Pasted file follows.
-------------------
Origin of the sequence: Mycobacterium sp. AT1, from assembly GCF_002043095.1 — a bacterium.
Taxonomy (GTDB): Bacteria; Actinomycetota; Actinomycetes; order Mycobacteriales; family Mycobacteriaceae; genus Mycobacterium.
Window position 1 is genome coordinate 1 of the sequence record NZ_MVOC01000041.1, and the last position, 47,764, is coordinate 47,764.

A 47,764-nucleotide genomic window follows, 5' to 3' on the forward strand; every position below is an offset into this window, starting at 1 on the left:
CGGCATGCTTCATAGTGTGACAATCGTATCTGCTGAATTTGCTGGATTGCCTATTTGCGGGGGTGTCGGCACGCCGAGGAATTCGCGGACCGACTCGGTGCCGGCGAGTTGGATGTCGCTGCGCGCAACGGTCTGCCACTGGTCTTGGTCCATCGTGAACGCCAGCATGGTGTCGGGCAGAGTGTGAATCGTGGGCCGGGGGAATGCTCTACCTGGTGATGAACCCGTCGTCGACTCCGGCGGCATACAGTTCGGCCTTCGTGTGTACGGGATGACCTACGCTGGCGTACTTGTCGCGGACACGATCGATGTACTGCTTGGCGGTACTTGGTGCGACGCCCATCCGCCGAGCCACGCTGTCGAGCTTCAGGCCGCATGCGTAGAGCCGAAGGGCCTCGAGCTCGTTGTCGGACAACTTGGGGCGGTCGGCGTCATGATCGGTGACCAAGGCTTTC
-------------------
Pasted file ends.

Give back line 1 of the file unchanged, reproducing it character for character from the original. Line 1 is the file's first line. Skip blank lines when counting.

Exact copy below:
Origin of the sequence: Mycobacterium sp. AT1, from assembly GCF_002043095.1 — a bacterium.